Family lawyers for divorce & relationship breakdown
Osborne Howell practices in all areas of family law, including when a de-facto relationship, same sex relationship or marriage breaks down. We have unrivaled experience and we are committed to staying up to date with the evolving nature of family law.
We understand that a breakdown of a relationship can be a highly emotional and stressful period of your life, especially if children are involved. We endeavor to minimise the pain and stress involved. We offer fixed fee arrangements for specific steps that are involved in resolving your Family Law issues.
A divorce is a stressful and difficult time for anyone. We understand that divorce can happen for a number of reasons and that it is important to note that whatever the reason we can assist you with your divorce.
In Australia a divorce can be applied for when parties have been separated for a minimum of 12 months. Where there are children a divorce can only be made when the Court is satisfied that arrangements have been made by the parties to adequately care for the children.
Where a couple has been married for less than two years the Courts will generally require a certificate to show that the marriage has irretrievably broken down.
If parties cannot reach an agreement amicably then an application can be made to the Family Court (for complex matters) and the Federal Circuit Court of Australia. An application to the Court can only be made when the parties have attended mediation and a section 60I certificate is issued. This certificate is required before commencing proceedings at Court. In some circumstances an urgent application may be made to the Court. Generally urgent matters occur:
- A party has relocated with the children and without consent of the other parent.
- A parent is not making the children available to the other parent.
- There are allegations of family violence or child abuse.
If you feel that your matter is urgent it is essential that you obtain legal advice as any delay can significantly impact your case.
The Court will also take into account an array of factors when making Orders regarding children such as:
- The age of the children.
- Special needs regarding the children.
- The distance between the parties’ respective homes.
- Any violence between the parties.
Ultimately when making a decision the Court will decide what is in the best interests of the child.
Each family is different and therefore each set of circumstances must be taken into account when making an application. At Osborne Howell we are able to provide a plain English approach that will meet your needs.
Parties have one year from the date of divorce (or two years from the date of separation for people in a defacto relationship) to commence an application to the Family Court for property matters.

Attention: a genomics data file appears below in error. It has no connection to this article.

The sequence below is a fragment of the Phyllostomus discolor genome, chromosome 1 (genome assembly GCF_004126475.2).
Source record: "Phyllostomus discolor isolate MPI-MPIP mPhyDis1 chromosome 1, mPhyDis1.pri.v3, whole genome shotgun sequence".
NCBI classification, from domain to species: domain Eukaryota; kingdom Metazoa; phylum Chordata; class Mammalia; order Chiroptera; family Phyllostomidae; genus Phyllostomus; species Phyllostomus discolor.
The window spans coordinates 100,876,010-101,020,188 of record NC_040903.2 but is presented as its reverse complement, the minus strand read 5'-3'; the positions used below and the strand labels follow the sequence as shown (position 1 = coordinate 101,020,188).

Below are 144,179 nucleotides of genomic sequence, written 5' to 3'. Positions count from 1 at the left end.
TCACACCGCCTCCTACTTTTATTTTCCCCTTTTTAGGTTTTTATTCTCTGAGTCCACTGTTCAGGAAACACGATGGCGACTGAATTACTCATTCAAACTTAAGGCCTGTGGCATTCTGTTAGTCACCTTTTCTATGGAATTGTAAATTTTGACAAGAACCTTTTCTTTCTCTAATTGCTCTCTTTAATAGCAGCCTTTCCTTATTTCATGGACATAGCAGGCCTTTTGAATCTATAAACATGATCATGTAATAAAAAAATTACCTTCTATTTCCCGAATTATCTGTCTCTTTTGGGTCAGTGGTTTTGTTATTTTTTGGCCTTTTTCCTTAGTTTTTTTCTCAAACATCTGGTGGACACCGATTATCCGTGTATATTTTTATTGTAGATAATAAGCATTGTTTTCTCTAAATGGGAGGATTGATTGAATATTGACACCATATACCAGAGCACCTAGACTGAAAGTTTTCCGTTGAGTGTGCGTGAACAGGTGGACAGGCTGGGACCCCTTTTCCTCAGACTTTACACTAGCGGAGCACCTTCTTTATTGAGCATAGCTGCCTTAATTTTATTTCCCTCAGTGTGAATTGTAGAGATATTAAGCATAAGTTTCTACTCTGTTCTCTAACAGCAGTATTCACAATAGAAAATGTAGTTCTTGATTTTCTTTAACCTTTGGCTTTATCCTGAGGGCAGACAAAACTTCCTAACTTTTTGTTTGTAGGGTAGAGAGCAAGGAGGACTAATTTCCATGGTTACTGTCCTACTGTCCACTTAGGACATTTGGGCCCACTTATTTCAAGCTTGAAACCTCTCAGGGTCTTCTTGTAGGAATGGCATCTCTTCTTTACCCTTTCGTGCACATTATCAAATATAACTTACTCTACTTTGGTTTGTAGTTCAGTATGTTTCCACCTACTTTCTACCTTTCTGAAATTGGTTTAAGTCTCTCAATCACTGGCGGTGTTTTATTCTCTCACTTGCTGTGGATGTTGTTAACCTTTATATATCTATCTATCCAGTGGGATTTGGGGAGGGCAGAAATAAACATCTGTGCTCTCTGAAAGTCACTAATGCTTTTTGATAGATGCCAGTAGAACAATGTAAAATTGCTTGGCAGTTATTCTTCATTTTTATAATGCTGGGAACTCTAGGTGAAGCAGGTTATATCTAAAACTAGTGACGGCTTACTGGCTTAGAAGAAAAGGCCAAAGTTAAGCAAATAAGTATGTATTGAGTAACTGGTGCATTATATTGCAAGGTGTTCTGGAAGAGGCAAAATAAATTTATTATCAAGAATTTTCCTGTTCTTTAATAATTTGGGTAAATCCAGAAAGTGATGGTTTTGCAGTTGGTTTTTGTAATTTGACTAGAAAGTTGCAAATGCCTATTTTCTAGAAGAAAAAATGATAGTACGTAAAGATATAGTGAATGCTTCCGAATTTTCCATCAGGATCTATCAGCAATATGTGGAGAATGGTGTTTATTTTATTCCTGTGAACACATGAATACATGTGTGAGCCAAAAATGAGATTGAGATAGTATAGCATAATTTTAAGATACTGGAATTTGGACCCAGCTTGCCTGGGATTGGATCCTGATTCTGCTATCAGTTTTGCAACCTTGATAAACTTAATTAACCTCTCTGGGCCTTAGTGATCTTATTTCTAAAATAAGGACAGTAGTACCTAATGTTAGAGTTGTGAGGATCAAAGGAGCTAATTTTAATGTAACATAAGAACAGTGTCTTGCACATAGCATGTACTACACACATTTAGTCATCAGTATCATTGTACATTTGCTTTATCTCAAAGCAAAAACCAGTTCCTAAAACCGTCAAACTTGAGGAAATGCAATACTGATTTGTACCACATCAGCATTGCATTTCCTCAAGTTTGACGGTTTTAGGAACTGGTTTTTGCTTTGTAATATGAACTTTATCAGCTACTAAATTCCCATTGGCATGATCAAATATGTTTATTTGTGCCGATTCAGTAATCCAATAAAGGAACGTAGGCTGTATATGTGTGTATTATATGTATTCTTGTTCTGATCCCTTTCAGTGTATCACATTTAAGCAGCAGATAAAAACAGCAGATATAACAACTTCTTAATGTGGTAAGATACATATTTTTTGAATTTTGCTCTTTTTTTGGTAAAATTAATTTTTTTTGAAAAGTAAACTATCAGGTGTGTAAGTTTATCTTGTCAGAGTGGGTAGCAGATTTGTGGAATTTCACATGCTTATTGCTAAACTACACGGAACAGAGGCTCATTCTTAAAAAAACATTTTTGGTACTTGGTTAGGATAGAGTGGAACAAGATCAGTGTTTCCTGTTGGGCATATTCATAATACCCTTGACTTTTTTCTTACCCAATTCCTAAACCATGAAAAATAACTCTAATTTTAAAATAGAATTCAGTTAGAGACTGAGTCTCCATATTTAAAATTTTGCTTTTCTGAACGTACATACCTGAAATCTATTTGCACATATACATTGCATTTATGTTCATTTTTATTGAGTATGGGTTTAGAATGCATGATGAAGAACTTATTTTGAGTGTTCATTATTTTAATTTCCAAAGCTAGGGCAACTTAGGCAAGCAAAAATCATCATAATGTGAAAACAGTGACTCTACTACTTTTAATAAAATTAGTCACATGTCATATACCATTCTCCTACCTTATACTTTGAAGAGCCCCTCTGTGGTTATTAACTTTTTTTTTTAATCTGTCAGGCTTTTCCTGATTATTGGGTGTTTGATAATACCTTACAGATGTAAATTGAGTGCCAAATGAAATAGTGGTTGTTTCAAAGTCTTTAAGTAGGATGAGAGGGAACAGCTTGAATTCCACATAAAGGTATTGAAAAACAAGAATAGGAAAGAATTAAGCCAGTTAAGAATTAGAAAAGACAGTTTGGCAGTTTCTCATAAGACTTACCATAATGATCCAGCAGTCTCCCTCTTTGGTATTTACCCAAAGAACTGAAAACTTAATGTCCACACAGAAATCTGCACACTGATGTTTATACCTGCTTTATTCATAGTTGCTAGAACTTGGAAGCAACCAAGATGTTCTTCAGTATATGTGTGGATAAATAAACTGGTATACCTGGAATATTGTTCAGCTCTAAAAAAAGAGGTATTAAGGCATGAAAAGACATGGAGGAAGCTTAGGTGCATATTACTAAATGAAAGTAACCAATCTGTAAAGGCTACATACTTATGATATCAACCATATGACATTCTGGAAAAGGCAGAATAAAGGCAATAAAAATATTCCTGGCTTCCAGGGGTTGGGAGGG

The Court takes a four-step approach in determining how the distribution of your property will occur.
The first step is to identify and value the asset pool. We note that we have reviewed the Application for Consent Orders that was filed with the Court. This document records your assets, liabilities and financial resources. In identifying the assets and liabilities, it does not matter whether the property is in sole or joint names, or whether a party has disposed of an asset since separation. The entire asset pool of the parties is taken into account. If assets have been disposed of since separation, the Court can add these assets back to the property pool.
The second step is to identify the contributions, both financial and non-financial, that each of the parties have made to the acquisition and maintenance of those assets. The contributions can be divided into three main categories, namely:
- Financial Contributions – Direct financial contributions may comprise of assets owned by one of the parties at the commencement of the relationship, or income earned during the relationship. Financial contributions may also include inheritances and lump sums of money gifted to one or both of the parties during the relationship
- Non-Financial Contributions – These are considered to be contributions which add value to the asset pool but do not require any financial outlay. These can include things such as landscaping, gardening, renovating and assisting with the running of a family business, etc.
- Homemaker & Parent Contributions – These contributions can be described as the “cook, clean, wash” roles and are contributions made towards the welfare of the family. In most circumstances, these contributions are considered equivalent to the financial contributions made by the primary income earner.
The third step is to identify the future needs of each of you , taking into account the matters set out in section 90SF(2) of the Family Law Act 1975. Those factors include the age and health of the parties, whether a party has the primary care for a child or children and the respective earning capacities of the parties.
The fourth step requires the Court to make a determination as to the distribution of property on the basis that the overall result will be both just and equitable.